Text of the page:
By now there's widespread acceptance and abundant research to show that the placebo effect is real. In fact, every drug gains some of its effect with many patients by dint of placebo--expecting to get better makes the drug work better. Subtract the placebo effect, and many drugs have little efficacy.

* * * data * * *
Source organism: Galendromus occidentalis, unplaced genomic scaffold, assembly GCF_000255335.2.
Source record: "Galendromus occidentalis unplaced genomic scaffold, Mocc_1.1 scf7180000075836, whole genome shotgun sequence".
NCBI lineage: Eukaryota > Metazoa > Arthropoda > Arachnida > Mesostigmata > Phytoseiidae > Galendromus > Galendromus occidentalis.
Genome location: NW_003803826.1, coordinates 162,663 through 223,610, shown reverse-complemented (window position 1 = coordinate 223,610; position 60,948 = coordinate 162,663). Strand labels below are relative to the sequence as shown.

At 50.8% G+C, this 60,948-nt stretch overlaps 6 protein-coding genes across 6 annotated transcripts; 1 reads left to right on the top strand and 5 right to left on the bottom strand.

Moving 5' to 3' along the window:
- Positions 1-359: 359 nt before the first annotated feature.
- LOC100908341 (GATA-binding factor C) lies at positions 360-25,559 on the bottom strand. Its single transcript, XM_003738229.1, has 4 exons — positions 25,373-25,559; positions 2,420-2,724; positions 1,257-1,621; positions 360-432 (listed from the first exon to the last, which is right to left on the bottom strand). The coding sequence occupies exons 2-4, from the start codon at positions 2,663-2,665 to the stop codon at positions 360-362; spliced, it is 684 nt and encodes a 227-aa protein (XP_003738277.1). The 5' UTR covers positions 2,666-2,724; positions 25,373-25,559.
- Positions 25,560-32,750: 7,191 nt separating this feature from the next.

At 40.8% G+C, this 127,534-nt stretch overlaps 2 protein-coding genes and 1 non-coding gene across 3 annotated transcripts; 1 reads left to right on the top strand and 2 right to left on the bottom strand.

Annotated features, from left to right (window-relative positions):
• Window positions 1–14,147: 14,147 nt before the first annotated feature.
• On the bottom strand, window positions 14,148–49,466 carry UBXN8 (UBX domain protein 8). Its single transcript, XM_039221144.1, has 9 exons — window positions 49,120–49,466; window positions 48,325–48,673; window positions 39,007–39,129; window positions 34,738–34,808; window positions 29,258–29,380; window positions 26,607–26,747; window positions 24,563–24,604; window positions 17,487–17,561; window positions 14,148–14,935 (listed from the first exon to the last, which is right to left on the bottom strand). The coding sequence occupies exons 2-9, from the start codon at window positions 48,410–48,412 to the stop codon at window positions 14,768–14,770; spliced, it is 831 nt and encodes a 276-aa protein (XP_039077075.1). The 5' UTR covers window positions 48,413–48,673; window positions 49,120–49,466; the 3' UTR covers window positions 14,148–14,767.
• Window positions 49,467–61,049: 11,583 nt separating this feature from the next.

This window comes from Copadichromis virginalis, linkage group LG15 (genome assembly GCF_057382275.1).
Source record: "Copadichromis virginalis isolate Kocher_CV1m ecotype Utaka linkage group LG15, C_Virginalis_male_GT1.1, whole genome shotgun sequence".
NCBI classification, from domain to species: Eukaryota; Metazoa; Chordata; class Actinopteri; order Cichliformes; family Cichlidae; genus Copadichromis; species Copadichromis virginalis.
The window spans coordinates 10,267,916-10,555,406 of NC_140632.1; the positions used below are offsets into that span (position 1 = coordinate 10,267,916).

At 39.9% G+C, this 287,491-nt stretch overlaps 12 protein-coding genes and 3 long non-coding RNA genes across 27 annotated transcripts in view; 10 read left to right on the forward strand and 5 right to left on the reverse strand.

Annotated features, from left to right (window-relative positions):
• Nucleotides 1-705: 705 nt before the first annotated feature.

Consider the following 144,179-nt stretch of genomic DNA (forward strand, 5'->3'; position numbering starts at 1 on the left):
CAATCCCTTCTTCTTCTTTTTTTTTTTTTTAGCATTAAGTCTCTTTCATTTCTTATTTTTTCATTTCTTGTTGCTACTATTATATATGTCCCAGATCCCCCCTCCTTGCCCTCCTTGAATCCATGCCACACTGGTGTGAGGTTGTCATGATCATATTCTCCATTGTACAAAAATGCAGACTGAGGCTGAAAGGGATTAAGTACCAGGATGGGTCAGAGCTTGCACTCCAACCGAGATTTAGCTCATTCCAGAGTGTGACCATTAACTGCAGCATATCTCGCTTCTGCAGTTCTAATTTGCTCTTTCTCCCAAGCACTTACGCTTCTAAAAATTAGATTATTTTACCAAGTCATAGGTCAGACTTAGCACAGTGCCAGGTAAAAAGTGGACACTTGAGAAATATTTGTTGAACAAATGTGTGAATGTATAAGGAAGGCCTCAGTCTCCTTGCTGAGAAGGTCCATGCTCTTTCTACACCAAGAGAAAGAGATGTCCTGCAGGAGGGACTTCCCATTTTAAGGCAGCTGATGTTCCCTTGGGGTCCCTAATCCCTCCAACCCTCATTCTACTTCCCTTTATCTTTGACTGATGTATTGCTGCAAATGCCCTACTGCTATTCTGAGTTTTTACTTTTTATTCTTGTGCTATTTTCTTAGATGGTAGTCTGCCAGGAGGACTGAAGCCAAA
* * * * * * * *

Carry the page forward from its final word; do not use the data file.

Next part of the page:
This fact has stared medicine in the face since 1962, when the Food and Drug Administration demanded that every new drug prove its clinical benefits. To subtract the placebo effect, a typical drug test involves giving the control group a sugar pill while the other half of the trial take the new drug. In the area of painkillers--placebos are at their most powerful with pain--more than 90% of new drugs cannot pass the test of working better than a sugar pill. Among those drugs that do pass, the gap that separates them from sugar pills, which was once 27%, has narrowed to an average of 9%.